W3C home > Mailing lists > Public > public-html@w3.org > September 2008

Re: Is longdesc a good solution? (was: Acessibility of <audio> and <video>)

From: Henri Sivonen <hsivonen@iki.fi>
Date: Sun, 7 Sep 2008 14:48:11 +0300
To: John Foliot <foliot@wats.ca>
Message-Id: <934BAE1E-E518-4DC3-B48F-0A2B94097842@iki.fi>
Cc: "'James Craig'" <jcraig@apple.com>, "'Lachlan Hunt'" <lachlan.hunt@lachy.id.au>, <public-html@w3.org>, "'W3C WAI-XTECH'" <wai-xtech@w3.org>

On Sep 7, 2008, at 01:44, John Foliot wrote:

> Time and time again, we keep running into this 80/20 "rule", which  
> by it's
> very nature is discriminatory to the "edge" 20%, which most often is  
> the
> constituency that I and others advocate for.

The 80/20 rule is about publishing use cases that one might dream up-- 
not about users.

> NOBODY however has made a clear case on why maintaining @longdesc is  
> harmful to HTML 5, outside of the fear of "bloat"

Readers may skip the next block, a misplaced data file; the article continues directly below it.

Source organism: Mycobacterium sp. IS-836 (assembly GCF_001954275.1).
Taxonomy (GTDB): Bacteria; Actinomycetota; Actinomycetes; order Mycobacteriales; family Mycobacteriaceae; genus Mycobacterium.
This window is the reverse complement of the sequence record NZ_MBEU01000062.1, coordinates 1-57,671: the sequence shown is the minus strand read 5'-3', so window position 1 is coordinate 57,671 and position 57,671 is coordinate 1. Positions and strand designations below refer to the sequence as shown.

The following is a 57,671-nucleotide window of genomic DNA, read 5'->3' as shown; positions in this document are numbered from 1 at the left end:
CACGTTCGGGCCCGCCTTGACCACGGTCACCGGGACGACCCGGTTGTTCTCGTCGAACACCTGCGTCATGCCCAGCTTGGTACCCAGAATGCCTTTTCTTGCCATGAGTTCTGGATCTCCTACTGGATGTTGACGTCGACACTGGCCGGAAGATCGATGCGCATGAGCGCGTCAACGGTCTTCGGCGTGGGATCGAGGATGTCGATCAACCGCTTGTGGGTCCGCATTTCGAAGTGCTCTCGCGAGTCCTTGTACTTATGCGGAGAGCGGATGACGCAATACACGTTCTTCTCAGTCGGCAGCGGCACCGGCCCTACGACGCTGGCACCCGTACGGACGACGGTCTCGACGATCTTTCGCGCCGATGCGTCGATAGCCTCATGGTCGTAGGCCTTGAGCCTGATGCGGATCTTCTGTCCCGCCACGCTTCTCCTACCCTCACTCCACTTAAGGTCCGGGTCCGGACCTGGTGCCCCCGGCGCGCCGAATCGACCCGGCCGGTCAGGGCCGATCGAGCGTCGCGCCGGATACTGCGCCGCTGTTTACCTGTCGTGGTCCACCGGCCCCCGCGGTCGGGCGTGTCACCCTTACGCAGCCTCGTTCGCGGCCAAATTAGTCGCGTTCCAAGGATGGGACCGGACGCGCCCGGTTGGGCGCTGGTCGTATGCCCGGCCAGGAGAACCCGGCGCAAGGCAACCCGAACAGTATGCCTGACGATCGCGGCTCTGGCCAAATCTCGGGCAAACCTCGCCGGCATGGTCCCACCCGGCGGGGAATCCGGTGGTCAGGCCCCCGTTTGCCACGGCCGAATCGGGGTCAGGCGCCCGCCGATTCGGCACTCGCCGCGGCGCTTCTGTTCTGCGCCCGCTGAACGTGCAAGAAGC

I hope this is a clear way of putting it:

Authoring a long description and pointing to it using longdesc has an  
opportunity cost.

The potential effort available for making a Web publication/ 
application accessible is not infinite for a given publication/ 
application. The effort expended towards using longdesc (properly) is  
away from what would have been the next best accessibility improvement  
the author could make had the effort not been put into longdesc.

*If* longdesc is useless or near-useless in the context of the Web and  
the foregone other accessibility improvement would have been useful,  
people relying on Web publication/application being accessible are  
worse off if HTML5 lures some authors to put their finite effort into  
longdesc and away from something more useful. Making people worse off  
like that would be bad and, therefore, "harmful to HTML5".

- -

Aside: I agree that Lachlan's research setup has the problem you  
described. However, longdesc has been in one of those W3C specs that  
software implementors actually paid attention to and yet after a  
*decade* it has the problems you describe. So out in the real world-- 
the ultimate lab that tests if chicken and egg problems are  
surmountable and UI design workable--longdesc has had a decade-long  
test run and is failing. How long a test window should a feature have  
before cutting our losses and trying something else?

Henri Sivonen
Received on Sunday, 7 September 2008 11:48:54 UTC

This archive was generated by hypermail 2.3.1 : Thursday, 29 October 2015 10:15:38 UTC